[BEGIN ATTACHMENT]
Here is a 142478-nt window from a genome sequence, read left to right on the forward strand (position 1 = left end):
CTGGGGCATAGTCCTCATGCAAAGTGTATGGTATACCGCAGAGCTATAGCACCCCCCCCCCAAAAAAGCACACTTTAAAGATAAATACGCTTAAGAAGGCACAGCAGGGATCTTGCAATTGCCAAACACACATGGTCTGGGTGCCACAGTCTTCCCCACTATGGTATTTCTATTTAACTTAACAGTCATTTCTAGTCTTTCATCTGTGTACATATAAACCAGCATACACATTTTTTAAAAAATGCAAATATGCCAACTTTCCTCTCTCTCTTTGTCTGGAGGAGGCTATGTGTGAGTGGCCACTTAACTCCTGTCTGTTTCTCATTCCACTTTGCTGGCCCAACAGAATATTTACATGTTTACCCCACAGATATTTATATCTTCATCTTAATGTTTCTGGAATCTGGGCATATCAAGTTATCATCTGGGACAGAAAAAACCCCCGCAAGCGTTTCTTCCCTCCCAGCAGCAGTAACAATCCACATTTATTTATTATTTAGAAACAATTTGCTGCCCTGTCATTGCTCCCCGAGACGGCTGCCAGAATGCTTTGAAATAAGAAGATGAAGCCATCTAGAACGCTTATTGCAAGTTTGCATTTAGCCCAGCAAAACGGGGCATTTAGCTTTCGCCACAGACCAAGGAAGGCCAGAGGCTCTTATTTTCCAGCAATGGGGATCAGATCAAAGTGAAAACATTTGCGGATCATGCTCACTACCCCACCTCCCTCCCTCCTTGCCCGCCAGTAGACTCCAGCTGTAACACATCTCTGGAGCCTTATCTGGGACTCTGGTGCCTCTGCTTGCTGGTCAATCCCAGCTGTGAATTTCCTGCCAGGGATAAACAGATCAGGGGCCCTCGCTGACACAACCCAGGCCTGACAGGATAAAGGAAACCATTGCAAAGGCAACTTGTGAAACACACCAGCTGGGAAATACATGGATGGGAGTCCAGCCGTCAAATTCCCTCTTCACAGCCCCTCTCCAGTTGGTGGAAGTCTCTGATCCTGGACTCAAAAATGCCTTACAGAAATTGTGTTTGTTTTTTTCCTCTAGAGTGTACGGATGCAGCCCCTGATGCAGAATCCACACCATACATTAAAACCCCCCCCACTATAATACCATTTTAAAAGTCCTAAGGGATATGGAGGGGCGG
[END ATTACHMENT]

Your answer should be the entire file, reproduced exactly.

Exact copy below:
Here is a 142478-nt window from a genome sequence, read left to right on the forward strand (position 1 = left end):
CTGGGGCATAGTCCTCATGCAAAGTGTATGGTATACCGCAGAGCTATAGCACCCCCCCCCCAAAAAAGCACACTTTAAAGATAAATACGCTTAAGAAGGCACAGCAGGGATCTTGCAATTGCCAAACACACATGGTCTGGGTGCCACAGTCTTCCCCACTATGGTATTTCTATTTAACTTAACAGTCATTTCTAGTCTTTCATCTGTGTACATATAAACCAGCATACACATTTTTTAAAAAATGCAAATATGCCAACTTTCCTCTCTCTCTTTGTCTGGAGGAGGCTATGTGTGAGTGGCCACTTAACTCCTGTCTGTTTCTCATTCCACTTTGCTGGCCCAACAGAATATTTACATGTTTACCCCACAGATATTTATATCTTCATCTTAATGTTTCTGGAATCTGGGCATATCAAGTTATCATCTGGGACAGAAAAAACCCCCGCAAGCGTTTCTTCCCTCCCAGCAGCAGTAACAATCCACATTTATTTATTATTTAGAAACAATTTGCTGCCCTGTCATTGCTCCCCGAGACGGCTGCCAGAATGCTTTGAAATAAGAAGATGAAGCCATCTAGAACGCTTATTGCAAGTTTGCATTTAGCCCAGCAAAACGGGGCATTTAGCTTTCGCCACAGACCAAGGAAGGCCAGAGGCTCTTATTTTCCAGCAATGGGGATCAGATCAAAGTGAAAACATTTGCGGATCATGCTCACTACCCCACCTCCCTCCCTCCTTGCCCGCCAGTAGACTCCAGCTGTAACACATCTCTGGAGCCTTATCTGGGACTCTGGTGCCTCTGCTTGCTGGTCAATCCCAGCTGTGAATTTCCTGCCAGGGATAAACAGATCAGGGGCCCTCGCTGACACAACCCAGGCCTGACAGGATAAAGGAAACCATTGCAAAGGCAACTTGTGAAACACACCAGCTGGGAAATACATGGATGGGAGTCCAGCCGTCAAATTCCCTCTTCACAGCCCCTCTCCAGTTGGTGGAAGTCTCTGATCCTGGACTCAAAAATGCCTTACAGAAATTGTGTTTGTTTTTTTCCTCTAGAGTGTACGGATGCAGCCCCTGATGCAGAATCCACACCATACATTAAAACCCCCCCCACTATAATACCATTTTAAAAGTCCTAAGGGATATGGAGGGGCGG